The Last Dragon

Overview

Unhappy about having to spend the summer with his great aunt in Chinatown, Peter discovers a sense of satisfaction in repairing the old ten-man dragon he finds in a shop window, with the help of his new friends.

While spending the summer in Chinatown with his great-aunt, a young boy finds an old ten-man dragon in a shop and gets a number of people to help him repair it.

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Overview

Unhappy about having to spend the summer with his great aunt in Chinatown, Peter discovers a sense of satisfaction in repairing the old ten-man dragon he finds in a shop window, with the help of his new friends.

While spending the summer in Chinatown with his great-aunt, a young boy finds an old ten-man dragon in a shop and gets a number of people to help him repair it.

Read More Show Less

Editorial Reviews

From the Publisher
"The well-written text, as substantial as the artwork in specific and authentic detail, draws readers into Peter's new world. A welcome story about contemporary Chinese American life." School Library Journal
Children's Literature - Marilyn Courtot
Peter Chang is filled with dread, he has to spend the summer with his dour Great Aunt in Chinatown. Then he discovers a dilapidated dragon in a shop and asks his Great Aunt to buy it with a promise that he will clean it up. So begins Peter's adventures in Chinatown where he enlists the help of residents and trades his services running errands to restore the ten-man dragon to its former splendor. The story ends with Peter and his new friends enjoying a farewell dinner that is interrupted by the "last dragon" parading through the crowded restaurant and out into the streets.
Children's Literature - Susie Wilde
Peter Chang learns much about culture and community when he barters his skills with people in Chinatown who help him refurbish the last dragon.
School Library Journal
K-Gr 4-When Peter Chang's parents send him to Chinatown for the summer to stay with his great aunt, he feels alienated and homesick-until he discovers a worn-out dragon, large enough for 10 men to carry, crammed in a shop window. His aunt reluctantly agrees to let him take it home, and he embarks on a summer-long quest to restore the wrecked bundle of silk and wood to its former glory. He involves many others in the project: the tailor, Great Aunt's mahjongg friends, the kitemaker, the herbalist, an artist, and, at last, the Buddhist priest, all of whom are touched by Peter's determination. Watercolor paintings, reminiscent of Ted Lewin's work, lovingly depict in glorious and enticing detail a close-knit Cantonese community in an unnamed big-city Chinatown. Expressions and gestures vividly convey each character's emotion as Peter wins the adults over to his cause. His anxiety and joy, along with the affection and excitement of his elders as the dragon comes to life, light up the book. The well-written text, as substantial as the artwork in specific and authentic detail, draws readers into Peter's new world. A welcome story about contemporary Chinese American life.-Margaret A. Chang, North Adams State College, MA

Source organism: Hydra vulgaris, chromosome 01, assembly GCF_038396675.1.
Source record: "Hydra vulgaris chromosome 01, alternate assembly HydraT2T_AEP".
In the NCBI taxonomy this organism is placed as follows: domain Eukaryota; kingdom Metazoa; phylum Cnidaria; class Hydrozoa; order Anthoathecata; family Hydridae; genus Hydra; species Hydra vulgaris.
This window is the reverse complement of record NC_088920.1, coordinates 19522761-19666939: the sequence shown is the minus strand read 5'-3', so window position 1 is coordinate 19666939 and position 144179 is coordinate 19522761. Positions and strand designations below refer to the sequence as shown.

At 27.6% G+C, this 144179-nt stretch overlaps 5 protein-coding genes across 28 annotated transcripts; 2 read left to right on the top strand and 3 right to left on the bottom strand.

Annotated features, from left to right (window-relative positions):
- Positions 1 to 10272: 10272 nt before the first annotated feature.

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Product Details

  • ISBN-13: 9780395845172
  • Publisher: Houghton Mifflin Harcourt
  • Publication date: 4/28/1997
  • Edition description: None
  • Pages: 32
  • Sales rank: 804,164
  • Age range: 5 - 8 Years
  • Lexile: 580L (what's this?)
  • Product dimensions: 10.31 (w) x 9.00 (h) x 0.13 (d)

Meet the Author

Chris K. Soentpiet was born in Seoul, Korea. When he was eight, he and his older sister were adopted by an American family and moved to Hawaii, then later to Portland, Oregon. He received a B.F.A. in illustration from Pratt Institute. Mr. Soentpiet lives in Brooklyn, New York, with his wife.
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